Each word shares a letter with its predecessor: WW Feb 1989
Mary had a baby lamb, as pale as frost her fur; Whenever Mary ventured forth, that lamb accompanied her. She went along to school one time (this was against the rule); The children laughed and clapped their hands--lambs should stay out of school.
Each word has no letters in common with its predecessor: WW Feb 1989
Mary owned a tiny ewe; its fleece was much like snow. But everywhere big Mary went, small ewe did surely go. It came to class one day in May despite a rule "No ewe"; Alas, the class did jump with glee to have young lamb on view.
In each line, last letter of each word is first letter of next: Richard Lederer WW Aug 1998
Maria acquired diminutive ewe Of fleece emitting glow. Whatever realm Maria accessed, The ewe'd, delighting, go. So ovine entered damsel's school Trespassing 'gainst their rule; Children nickered, dawdled, danced-The So ovine exits school.
No repeated word: Dave Morice, WW Nov 2006
Mary had a little lamb; its fleece looked white as snow. Now everywhere that young girl walked, her pet would surely go. He followed child in class one day; this went against some rule. It made the children laugh and play to see an ewe in school.
Line-by-Line Palindrome: Peter Newby and Dave Morice, WW Nov 1990
Mary bred a Derby ram, Won some gem o' snow. Went one romp more, not new-- O gods, Mary, rams do go! Walks a ton, not ask law; 'Loof drag gal, laggard fool. Mar damn mad ram Loots Mary, ram, stool.
End-to-end Palindrome: Dave Morice, WW Nov 1988
Mary, baboon? To go to room? Gnu? Star? No, 'tis all lamb. O, bit on stool, eh, Mary? Won sore heel? Sit! One rule, so: No nose lure. No, 'tis Lee, hero, snowy ram. He loots not I, Bob. Mall, la, sit on rat. Sung--"Moo rot! O, got no, O, baby ram!"
Last two lines transposition of first two lines: James Rambo, WW Feb 1989
A girl once kept a tiny sheep, widely famed for whiteness; This pet would dog her very step, no certain sign of brightness. 'Twas viewed, the pest, one day in class by impish children there; Kids laugh to see pets, goofing off, weren't trying--open, err!
Left hand of typewriter (11 letters used): Dave Morice, WW Aug 1999
Eva caged a wee, wee ewe, fat tresses wet as grass. As Eva raced afar, ewe raced as far! Ewe was as crass. Ewe started after Eva's feet, faced ewe at fact cave. Tads tagged, tads teased, tads raved at ewe, tads saw sweet treats ewe gave.
Words formed of chemical element symbols: WW Feb 2000
ONe TiNY AGNUS SHe NoW OWNS (SNOW-WHITe IS HEr CoAt), WHeN HEr LaDy IS NeArBY, AGNUS STAYS, I NoTe. In ClAsS ONe MoRn SHe TaKEs HEr PLaCe; TeAcHEr CrIEs "SHoO! RUN!" HeAr THoSe LaSSiEs ScReAm "HOW CuTe!" ThIS AgNUS--PURe FUN I"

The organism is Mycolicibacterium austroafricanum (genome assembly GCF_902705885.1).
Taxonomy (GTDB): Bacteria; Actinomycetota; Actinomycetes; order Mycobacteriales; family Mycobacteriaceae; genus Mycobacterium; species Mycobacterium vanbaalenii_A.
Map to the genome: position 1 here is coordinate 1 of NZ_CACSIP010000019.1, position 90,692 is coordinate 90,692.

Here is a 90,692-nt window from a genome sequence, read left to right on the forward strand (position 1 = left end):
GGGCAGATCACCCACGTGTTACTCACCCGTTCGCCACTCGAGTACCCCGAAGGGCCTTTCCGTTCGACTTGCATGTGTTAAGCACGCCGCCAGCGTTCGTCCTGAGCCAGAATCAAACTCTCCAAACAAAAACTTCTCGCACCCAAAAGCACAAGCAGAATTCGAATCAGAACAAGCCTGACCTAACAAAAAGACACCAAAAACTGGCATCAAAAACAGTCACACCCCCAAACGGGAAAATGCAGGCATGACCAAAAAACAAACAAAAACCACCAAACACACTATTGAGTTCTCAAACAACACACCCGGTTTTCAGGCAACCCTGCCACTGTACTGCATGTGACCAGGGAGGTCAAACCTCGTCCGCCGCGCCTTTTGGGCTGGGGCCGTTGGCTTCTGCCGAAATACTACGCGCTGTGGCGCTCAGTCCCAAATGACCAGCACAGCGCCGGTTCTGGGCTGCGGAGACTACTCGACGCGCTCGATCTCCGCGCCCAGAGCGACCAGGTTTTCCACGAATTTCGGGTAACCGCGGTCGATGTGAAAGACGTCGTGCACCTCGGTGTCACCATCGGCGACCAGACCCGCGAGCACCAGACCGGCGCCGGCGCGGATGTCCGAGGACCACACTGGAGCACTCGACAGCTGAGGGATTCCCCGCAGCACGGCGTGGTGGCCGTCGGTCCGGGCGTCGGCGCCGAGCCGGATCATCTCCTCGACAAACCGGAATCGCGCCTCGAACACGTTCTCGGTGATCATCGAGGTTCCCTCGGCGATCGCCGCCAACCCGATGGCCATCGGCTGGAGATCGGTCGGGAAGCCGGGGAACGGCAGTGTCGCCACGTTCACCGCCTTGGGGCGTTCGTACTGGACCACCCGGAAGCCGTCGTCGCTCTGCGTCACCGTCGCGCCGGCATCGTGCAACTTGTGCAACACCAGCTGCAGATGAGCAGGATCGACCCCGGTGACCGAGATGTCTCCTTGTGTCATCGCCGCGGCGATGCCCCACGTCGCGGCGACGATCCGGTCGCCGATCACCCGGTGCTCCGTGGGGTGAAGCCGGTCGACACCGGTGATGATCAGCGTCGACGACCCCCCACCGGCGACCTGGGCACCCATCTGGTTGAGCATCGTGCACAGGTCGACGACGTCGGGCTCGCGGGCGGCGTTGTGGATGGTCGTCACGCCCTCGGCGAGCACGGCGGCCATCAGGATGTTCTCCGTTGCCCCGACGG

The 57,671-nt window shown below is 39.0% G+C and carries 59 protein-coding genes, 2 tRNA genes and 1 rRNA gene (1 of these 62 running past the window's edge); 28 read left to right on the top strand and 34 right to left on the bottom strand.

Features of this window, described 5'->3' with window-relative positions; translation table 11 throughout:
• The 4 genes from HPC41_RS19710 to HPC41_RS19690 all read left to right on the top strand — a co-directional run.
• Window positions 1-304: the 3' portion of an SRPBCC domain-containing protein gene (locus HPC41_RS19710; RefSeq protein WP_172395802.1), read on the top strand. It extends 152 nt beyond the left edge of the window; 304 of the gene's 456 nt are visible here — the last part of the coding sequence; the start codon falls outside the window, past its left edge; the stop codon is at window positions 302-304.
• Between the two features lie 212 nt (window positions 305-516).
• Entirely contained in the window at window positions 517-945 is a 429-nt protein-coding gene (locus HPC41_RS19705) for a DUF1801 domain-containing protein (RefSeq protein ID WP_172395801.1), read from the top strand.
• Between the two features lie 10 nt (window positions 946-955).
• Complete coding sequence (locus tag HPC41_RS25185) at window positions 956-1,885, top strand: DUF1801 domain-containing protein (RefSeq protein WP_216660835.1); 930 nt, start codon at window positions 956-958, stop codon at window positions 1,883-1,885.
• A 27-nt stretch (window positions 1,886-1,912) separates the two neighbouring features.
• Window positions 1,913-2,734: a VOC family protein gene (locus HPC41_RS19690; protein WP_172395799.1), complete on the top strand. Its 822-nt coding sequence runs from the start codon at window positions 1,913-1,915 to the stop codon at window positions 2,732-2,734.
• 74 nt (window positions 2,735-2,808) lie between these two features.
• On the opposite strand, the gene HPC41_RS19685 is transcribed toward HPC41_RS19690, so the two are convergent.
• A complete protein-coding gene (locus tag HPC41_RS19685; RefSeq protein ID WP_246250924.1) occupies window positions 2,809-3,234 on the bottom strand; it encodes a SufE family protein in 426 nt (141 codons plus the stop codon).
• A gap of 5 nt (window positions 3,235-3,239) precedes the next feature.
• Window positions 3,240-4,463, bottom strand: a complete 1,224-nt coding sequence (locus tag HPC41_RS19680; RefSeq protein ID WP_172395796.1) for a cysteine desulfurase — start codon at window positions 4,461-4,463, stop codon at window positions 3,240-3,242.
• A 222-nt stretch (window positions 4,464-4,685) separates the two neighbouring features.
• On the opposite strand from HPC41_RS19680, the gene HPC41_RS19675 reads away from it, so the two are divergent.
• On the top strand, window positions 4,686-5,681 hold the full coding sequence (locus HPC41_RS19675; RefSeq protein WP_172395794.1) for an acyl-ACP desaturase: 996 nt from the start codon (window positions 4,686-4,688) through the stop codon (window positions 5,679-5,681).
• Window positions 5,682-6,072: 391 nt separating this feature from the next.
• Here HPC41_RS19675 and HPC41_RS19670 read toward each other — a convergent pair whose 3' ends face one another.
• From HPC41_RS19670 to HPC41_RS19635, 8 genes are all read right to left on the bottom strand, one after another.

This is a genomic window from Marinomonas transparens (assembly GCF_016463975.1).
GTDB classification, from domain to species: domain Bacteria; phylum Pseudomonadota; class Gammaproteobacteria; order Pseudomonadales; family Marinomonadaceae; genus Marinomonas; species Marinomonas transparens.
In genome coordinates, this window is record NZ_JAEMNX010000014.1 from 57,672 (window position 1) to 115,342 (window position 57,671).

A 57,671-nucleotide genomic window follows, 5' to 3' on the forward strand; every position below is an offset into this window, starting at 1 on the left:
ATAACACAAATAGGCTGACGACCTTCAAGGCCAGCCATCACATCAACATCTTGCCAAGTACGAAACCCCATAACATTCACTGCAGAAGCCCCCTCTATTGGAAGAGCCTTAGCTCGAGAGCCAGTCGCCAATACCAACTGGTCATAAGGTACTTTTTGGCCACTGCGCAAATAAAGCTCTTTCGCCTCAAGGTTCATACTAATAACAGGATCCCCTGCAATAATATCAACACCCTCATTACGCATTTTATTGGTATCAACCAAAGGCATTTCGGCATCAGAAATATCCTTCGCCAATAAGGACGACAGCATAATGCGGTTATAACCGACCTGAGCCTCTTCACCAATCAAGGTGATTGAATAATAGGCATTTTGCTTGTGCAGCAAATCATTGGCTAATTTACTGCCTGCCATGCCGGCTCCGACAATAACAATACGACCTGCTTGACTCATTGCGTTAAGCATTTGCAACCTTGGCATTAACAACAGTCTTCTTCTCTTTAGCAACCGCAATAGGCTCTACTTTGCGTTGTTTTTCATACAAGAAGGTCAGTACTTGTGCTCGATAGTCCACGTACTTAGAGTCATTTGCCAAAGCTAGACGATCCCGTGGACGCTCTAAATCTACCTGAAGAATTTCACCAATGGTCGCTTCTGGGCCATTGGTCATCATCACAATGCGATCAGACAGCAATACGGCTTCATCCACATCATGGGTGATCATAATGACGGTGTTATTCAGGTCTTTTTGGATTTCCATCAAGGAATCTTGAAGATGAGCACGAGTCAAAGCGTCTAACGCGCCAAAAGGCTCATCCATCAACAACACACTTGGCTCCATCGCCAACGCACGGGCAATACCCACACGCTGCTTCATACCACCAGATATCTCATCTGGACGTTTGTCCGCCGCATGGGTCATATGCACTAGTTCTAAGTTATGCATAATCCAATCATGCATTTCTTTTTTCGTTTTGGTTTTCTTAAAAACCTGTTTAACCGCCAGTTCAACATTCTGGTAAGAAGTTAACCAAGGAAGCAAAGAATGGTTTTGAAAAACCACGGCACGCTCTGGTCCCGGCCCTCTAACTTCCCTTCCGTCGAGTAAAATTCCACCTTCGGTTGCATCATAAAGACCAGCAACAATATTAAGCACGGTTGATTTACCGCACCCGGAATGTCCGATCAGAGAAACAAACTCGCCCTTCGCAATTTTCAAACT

Word lengths replicate pi digits: unpublished
See a lamb (a snowy explosion of fleece) Trail her owner anyplace (marvelous loyalty!) Following her in, the friendly lamb capers at school (Damn the law!). Children all go bananas (universal mirth).
Anguish Languish: Dave Morice, WW Nov 1988
Marry, addle id, all am. Id's fleas wash wide ass? No. End, if reward add merry want, doll, lamp wash your tug, oh! Heave! Owl owed air, two's cool, won't hay? Dot, wash again, stir. Who'll? Id maid, thatch hill drain law fanned. Flay! Deuce! Sea, all ham--inn's cool.
Four-Letter Words: Dave Morice, WW Nov 2006
Mary kept some tiny lamb with wool hued just like snow. Each spot that this girl, Mary, went, that lamb went also (slow). Once lamb went past home room with girl; that bent some rule last year. This made kids loud, glad, made them play; they eyed lamb very near.
Four-Letter and Shorter Words: Jeff Grant, WW May 2004
Mary had a tiny lamb; its coat was pure as snow, And any spot that Mary went, the lamb was sure to go. It came up to her desk one day, and did not heed the rule. It made the kids all hoot and play, to see a lamb so cool.
Three-Letter and Shorter Words: Jeff Grant, WW May 2004
Amy had an ewe so wee, it was an icy hue, And any way our Amy led, the ewe it did go, too. It ran in to her den one day (an act not in the law), Oh, the fun for boy and gal! The ewe so wee all saw.
Haiku: WW Aug 2003
Lamb's with Mary always. They enter school, against rule. Students laugh and romp.
Rhopalie: Dave Morice, WW May 2000
O, to own lamb, Mary's little whitest creature, Violating legalities, schoolmates interrupting Schoolteacher entertainingly, disrespectfully, Incontrovertibly counterproductive. Semiprofessionally historicogeographic, Superultrafrostified anticonstitutionalist, Hyperconscientiousness anthropomorphologically, Pathologicopsychological, philosophicopsychological.
Double Rhyme: Dave Morice, WW Nov 2006